The most famous sight in Rockport has something of an "Emperor's New Clothes" aura -- it's a wooden fish warehouse on the town wharf, or T-Wharf, in the harbor. The barn-red shack known as Motif No. 1 is the most frequently painted and photographed object in a town filled with lovely buildings and surrounded by breathtaking rocky coastline. The color certainly catches the eye against the neutrals of the seascape, but you might find yourself wondering what the big deal is. Originally constructed in 1884 and destroyed during the blizzard of 1978, Motif No. 1 was rebuilt using donations from residents and tourists. It stands on the same pier as the original, duplicated in every detail and reinforced to withstand storms.

Nearby is a phenomenon whose popularity is easier to explain. Bearskin Neck, named after an unfortunate ursine visitor who drowned and washed ashore in 1800, has perhaps the highest concentration of gift shops anywhere. It's a narrow peninsula with one main street (South Rd.) and several alleys crammed with galleries, snack bars, antiques shops, and ancient houses. The peninsula ends in a plaza with a magnificent water view.

Throughout the town, more than two dozen art galleries display the works of local and nationally known artists. The Rockport Art Association, 12 Main St. (tel. 978/546-6604;, sponsors major exhibitions and special shows. It's open daily mid-morning to late afternoon in the summer (except on Sun, when it opens at noon); in the winter, it's open Wednesday through Saturday 10am to 4 or 5pm, and Sunday noon to 5pm.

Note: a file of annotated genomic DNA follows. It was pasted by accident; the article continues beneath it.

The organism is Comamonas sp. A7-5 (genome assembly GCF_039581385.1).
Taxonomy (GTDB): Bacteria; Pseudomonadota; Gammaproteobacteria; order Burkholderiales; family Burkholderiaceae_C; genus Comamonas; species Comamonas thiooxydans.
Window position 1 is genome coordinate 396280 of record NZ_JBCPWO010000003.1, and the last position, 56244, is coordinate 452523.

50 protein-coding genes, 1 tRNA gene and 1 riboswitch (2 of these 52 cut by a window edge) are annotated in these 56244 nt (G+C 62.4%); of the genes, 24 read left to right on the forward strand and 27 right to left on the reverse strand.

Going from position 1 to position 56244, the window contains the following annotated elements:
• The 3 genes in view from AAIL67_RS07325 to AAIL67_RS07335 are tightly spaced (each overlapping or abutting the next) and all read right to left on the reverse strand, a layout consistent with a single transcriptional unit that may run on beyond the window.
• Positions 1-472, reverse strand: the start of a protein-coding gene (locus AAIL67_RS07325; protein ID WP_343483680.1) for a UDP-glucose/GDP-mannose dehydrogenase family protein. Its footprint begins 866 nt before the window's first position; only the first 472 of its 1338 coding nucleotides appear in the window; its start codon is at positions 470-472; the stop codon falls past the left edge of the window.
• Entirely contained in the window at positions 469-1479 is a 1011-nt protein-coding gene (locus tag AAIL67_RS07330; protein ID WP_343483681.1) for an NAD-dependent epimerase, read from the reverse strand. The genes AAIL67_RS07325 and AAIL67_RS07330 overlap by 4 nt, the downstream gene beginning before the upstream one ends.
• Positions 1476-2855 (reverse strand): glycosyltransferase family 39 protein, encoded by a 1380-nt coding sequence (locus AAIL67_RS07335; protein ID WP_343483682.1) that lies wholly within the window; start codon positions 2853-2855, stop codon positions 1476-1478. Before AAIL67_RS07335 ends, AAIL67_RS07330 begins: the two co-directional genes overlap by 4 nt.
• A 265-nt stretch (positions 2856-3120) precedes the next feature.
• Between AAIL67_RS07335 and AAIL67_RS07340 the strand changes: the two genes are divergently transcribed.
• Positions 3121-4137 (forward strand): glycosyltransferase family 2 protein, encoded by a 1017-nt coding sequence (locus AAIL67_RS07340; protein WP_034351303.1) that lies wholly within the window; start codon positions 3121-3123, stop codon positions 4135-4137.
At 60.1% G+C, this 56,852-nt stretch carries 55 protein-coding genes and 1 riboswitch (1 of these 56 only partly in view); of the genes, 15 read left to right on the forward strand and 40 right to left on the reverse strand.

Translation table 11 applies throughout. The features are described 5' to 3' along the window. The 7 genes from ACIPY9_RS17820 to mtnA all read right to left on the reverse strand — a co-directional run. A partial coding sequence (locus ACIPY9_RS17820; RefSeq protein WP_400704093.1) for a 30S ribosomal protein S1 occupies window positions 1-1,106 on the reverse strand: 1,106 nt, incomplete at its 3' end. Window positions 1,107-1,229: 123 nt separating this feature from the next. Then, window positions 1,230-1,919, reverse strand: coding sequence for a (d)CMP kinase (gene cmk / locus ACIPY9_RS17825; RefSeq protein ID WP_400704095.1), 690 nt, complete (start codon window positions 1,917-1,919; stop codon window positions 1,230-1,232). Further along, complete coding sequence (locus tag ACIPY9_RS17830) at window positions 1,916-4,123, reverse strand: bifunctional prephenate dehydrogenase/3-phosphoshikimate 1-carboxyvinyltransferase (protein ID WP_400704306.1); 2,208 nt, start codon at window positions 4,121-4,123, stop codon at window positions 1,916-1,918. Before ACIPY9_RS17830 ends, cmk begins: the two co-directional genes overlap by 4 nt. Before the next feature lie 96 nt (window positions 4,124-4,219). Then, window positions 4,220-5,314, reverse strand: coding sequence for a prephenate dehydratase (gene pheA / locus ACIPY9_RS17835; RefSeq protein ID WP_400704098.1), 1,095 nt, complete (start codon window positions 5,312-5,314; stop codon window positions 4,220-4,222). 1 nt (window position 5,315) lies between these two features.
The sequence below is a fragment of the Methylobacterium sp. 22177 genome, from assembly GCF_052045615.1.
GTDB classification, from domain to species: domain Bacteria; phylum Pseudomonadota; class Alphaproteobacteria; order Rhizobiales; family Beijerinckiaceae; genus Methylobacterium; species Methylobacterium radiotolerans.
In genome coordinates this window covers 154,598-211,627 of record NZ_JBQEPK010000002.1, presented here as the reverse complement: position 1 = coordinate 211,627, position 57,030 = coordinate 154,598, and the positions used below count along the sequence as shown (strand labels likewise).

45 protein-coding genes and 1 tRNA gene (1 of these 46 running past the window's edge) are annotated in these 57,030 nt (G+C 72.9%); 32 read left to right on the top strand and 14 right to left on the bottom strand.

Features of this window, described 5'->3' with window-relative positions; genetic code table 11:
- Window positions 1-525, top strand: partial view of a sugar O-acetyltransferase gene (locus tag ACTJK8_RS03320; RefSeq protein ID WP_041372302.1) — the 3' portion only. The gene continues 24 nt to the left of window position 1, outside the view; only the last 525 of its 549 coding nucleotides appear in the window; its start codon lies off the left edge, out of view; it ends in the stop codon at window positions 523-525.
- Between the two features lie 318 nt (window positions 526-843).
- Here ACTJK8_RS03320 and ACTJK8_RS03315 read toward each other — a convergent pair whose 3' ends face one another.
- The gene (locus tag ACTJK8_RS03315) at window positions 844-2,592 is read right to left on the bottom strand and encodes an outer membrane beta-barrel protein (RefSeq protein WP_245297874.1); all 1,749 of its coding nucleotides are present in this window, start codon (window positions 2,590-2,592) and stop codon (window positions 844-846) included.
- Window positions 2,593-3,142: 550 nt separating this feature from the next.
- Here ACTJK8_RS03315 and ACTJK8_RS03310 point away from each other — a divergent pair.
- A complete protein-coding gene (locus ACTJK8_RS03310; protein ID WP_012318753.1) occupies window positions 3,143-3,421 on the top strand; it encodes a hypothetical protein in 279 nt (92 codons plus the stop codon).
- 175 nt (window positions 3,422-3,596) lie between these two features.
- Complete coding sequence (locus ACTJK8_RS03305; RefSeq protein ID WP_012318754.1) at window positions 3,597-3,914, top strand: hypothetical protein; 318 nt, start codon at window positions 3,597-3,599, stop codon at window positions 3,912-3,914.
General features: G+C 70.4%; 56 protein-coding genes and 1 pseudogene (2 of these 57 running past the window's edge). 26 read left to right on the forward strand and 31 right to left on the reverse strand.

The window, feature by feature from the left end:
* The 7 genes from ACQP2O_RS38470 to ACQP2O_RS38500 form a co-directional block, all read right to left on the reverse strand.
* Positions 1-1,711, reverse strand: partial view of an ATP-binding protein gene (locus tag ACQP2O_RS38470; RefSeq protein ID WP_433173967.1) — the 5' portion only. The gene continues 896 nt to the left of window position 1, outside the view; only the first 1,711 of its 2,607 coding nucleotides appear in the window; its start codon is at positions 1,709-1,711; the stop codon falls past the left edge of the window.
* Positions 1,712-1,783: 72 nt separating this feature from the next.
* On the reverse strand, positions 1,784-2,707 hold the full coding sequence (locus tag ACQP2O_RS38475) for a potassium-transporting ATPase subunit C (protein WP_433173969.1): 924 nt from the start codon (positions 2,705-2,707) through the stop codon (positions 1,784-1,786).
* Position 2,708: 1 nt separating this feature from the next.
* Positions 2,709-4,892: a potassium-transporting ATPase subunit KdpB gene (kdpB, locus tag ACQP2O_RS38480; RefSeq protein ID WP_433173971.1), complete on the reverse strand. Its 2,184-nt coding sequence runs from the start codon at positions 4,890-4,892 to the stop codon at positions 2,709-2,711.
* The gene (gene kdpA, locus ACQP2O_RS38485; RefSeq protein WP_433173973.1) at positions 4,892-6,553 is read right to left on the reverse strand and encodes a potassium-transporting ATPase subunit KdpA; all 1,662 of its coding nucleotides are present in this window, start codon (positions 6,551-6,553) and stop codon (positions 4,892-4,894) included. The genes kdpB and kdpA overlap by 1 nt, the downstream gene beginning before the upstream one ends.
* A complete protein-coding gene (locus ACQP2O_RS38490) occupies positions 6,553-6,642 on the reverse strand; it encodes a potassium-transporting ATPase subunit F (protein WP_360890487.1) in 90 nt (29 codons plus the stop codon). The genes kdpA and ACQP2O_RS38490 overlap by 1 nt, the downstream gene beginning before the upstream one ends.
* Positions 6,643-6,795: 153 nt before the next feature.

To get a sense of the power of the sea, take Route 127 north of town to the tip of Cape Ann. Turn right on Gott Avenue to reach Halibut Point State Park (tel. 978/546-2997; and The park is a great place to wander around and admire the gorgeous scenery. On a clear day, you can see Maine. It has a staffed visitor center, walking trails, and tidal pools. Swimming in the water-filled quarries is absolutely forbidden. You can climb around on giant boulders on the rocky beach or climb to the top of the World War II observation tower. To take a self-guided tour, pick up a brochure at the visitor center or the chamber of commerce. Check ahead for information about talks, tours, demonstrations, and other special programs; a good resource is the park blog ( The park is open daily from Memorial Day to Labor Day 8am to 8pm, otherwise daily dawn to dusk; parking costs $2 from Memorial Day to Columbus Day.

A genuinely wacky attraction between downtown and Halibut Point is the Paper House, 52 Pigeon Hill St., Pigeon Cove (tel. 978/546-2629; It was built beginning in 1922 entirely out of 100,000 newspapers -- walls, furniture, even a newspaper-covered piano. Creator Elis Stenman made every item from papers of a different period. The house is open April through October daily from 10am to 5pm (closed Nov-Mar). Admission is $1.50 for adults, $1 for children 6 to 14. Follow Route 127 north out of downtown about 1 1/2 miles, watching carefully until you see signs at Curtis Street pointing to the left, then go left on Pigeon Hill Street.

Note: This information was accurate when it was published, but can change without notice. Please be sure to confirm all rates and details directly with the companies in question before planning your trip.